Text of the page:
Titebond 5064 Original Wood Glue, 16-Ounces
- Make sure this fits by entering your model number.
- This item is a Franklin International 5064 Titebond Original Wood Glue, 16-Ounce
- Purpose of use for Hardware, wood-glues
- This product is manufactured in United States
- Bonds stronger than wood
- Fast Set - Short Clamp Time
- Water Cleanup - Non-toxic
- Excellent Sandability
- Unaffected by finishes
Customers who bought this item also bought
Bargain Finds related to this item
Have a question?
Find answers in product info, Q&As, reviews
Your question may be answered by sellers, manufacturers, or customers who purchased this item, who are all part of the Amazon community.
Please make sure that you are posting in the form of a question.
Please enter a question.
Compare with similar items
Gorilla Wood Glue, 8 ounce Bottle, (Pack of 1)
Elmer's E7310 Carpenter's Wood Glue Max, Interior/Exterior, 16 Ounces
Gorilla Wood Glue, 4 ounce Bottle, (Pack of 1)
Gorilla Wood Glue, 18 ounce Bottle, (Pack of 1)
FastCap Glu-Bot Glue Bottle (16 Ounces)
|Shipping||—||FREE Shipping on your first order. Details||FREE Shipping on your first order. Details||FREE Shipping on your first order. Details||FREE Shipping on your first order. Details||FREE Shipping on your first order. Details|
|Sold By||Available from these sellers||Amazon.com||Amazon.com||Amazon.com||Amazon.com||Amazon.com|
|Item Dimensions||7.60 x 22.80 x 7.60 inches||2.19 x 2.19 x 7.12 inches||2.54 x 4.29 x 10.04 inches||1.10 x 2.50 x 6.00 inches||2.56 x 2.56 x 9.50 inches||6.50 x 4.00 x 3.00 inches|
Size: 16 Ounce
There was a problem filtering reviews right now. Please try again later.
If you’re buying it to weld metal together, it won’t work at all just in case you can’t read , of course them this review is pointless for you as well so I will Add some visual aids
My sincere apologies to all I’ve offended, hopefully you got it
As I’m sure many of you can relate, I grew up with the Run of the mill wood glue my dad had on his work bench. In fact, because of my poor experience with that ordinary wood glue, I never understood why so many wood workers used glue. In my experience, wood glue was a pain to work with and required a decent amount of effort to get results.
Titebond is COMPLETELY different. It bonds at the molecular level and is actually stronger than the wood is on its own. Similar to how a good weld is stronger than the metal it connects. Titebond is easy to work with, doesn’t discolor the wood or stain, and tacks well to make the initial hold.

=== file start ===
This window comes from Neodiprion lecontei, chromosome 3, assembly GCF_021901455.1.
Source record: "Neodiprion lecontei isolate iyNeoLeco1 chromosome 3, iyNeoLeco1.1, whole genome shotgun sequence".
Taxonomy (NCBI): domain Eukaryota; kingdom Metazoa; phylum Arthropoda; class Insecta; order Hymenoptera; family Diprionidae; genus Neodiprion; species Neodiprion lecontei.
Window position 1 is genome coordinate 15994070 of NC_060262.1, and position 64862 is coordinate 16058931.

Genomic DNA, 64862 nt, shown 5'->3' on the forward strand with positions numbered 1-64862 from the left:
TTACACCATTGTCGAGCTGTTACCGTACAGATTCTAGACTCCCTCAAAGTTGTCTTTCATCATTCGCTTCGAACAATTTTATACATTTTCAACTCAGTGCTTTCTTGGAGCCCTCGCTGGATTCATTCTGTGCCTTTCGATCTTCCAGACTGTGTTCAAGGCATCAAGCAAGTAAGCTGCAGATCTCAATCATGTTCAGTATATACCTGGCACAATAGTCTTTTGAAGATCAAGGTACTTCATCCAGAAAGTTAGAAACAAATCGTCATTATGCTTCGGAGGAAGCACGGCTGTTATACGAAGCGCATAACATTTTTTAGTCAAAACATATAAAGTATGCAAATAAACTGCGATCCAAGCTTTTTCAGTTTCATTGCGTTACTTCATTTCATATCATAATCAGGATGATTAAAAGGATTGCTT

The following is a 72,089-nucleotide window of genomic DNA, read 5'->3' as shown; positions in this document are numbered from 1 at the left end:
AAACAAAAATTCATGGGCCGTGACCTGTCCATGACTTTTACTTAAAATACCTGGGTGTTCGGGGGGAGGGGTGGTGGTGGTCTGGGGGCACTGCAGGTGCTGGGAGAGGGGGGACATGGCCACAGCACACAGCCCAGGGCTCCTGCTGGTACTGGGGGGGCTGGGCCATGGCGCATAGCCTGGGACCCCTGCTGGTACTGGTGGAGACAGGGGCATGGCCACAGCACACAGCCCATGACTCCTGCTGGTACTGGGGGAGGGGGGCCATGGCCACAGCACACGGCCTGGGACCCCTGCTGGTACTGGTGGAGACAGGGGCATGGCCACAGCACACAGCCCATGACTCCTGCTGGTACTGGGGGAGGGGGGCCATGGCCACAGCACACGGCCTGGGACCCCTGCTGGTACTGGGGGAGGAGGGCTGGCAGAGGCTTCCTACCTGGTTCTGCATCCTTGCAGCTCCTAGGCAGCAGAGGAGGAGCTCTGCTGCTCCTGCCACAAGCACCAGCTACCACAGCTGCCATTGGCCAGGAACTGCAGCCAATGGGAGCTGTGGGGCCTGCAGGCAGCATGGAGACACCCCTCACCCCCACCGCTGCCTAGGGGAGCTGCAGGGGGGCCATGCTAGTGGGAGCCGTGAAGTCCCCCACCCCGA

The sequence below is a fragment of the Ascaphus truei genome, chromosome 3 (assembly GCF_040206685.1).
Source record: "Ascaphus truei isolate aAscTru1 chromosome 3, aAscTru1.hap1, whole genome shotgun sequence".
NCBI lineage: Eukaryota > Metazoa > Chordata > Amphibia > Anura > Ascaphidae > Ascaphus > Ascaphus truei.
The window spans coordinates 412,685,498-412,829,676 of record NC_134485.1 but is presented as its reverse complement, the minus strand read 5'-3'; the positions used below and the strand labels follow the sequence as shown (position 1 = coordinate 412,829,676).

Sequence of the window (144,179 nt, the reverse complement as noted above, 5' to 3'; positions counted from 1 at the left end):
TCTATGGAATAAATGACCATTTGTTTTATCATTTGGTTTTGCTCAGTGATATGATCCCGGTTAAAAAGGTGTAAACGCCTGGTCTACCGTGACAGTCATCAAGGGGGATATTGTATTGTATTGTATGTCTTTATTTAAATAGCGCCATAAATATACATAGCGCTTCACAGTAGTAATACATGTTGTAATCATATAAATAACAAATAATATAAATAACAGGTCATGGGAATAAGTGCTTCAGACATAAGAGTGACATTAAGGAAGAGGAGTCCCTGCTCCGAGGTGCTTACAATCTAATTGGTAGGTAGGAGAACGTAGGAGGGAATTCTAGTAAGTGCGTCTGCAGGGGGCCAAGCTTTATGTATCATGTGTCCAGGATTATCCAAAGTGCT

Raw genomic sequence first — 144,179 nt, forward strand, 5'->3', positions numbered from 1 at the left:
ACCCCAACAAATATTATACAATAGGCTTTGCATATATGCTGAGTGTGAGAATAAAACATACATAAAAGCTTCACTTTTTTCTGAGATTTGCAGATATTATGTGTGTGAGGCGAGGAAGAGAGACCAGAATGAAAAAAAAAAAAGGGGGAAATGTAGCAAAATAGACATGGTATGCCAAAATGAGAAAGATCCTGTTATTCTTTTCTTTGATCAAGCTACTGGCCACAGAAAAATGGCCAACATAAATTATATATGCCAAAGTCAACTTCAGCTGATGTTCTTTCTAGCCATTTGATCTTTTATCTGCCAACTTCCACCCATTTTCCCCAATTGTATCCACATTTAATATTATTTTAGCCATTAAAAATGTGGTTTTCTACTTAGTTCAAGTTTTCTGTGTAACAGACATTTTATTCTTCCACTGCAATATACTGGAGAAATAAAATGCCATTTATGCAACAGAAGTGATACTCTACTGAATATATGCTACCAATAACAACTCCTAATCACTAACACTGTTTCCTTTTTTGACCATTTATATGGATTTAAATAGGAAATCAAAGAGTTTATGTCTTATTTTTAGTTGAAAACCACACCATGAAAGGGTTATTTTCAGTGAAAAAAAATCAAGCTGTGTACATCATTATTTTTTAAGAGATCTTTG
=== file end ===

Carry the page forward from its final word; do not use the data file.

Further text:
Titebond is the product you’re looking for. Don’t waste money on any other wood glues.
1. The glue is too runny. Yeah yeah I know it help to get into all the nooks and crannies of whatever joint you're gluing, but it's just too runny. I always make a mess when I use this stuff, even for really small projects. If it was thicker, I could have more control over where I stick it on and I wouldn't have to sand off so many drips every time.
2. The set time is too fast. Obviously this is a good thing in some cases, but I like to take my time getting the joint in perfect alignment before I lose the ability to adjust the pieces. Case-in-point: I was gluing together a blanket ladder, and all the rungs were glued into the right side rail. Great, now time for the left side rail. Hmmm... but all of the rungs need to be inserted at once, and there are 5 of them. Okay, I start applying glue to the first rung, then the second, and so on... now by the time I've glued up the last rung, the first one has expanded from absorbing the glue and I've got to hammer the bejeezus out of it to get it into the side rail. When I get the last rung in, the whole thing is crooked. But it's setting so fast that I can't hardly get the joints to adjust anymore. Glue is running everywhere, I'm losing a battle to this expanding wood, every second I spend adjusting the joints is making the bonds stronger, now some swear words are exploding from my throat, overall it's just not an ideal situation.
But that's just my experience.
The Titebond joint didn't fail, the wood separated. Next best was elmer's white glue. The rest just knocked apart. And yes, I dampened the joint 1st with the Gorilla glue as per instructions & it was the worse in the test. Since then, I've tried some of the newer types of Titebond , but for my uses, The original has worked the best.
Guitar strings put a crazy amount of tension on an acoustic guitar top - especially a 12-string like the one I just repaired.
After reading reviews all over the web, Titebond Original Wood Glue kept coming up as everyone's favorite -- and you get a huge bottle for little money.
It cured quickly and is holding very strong. I'm happy I chose this glue.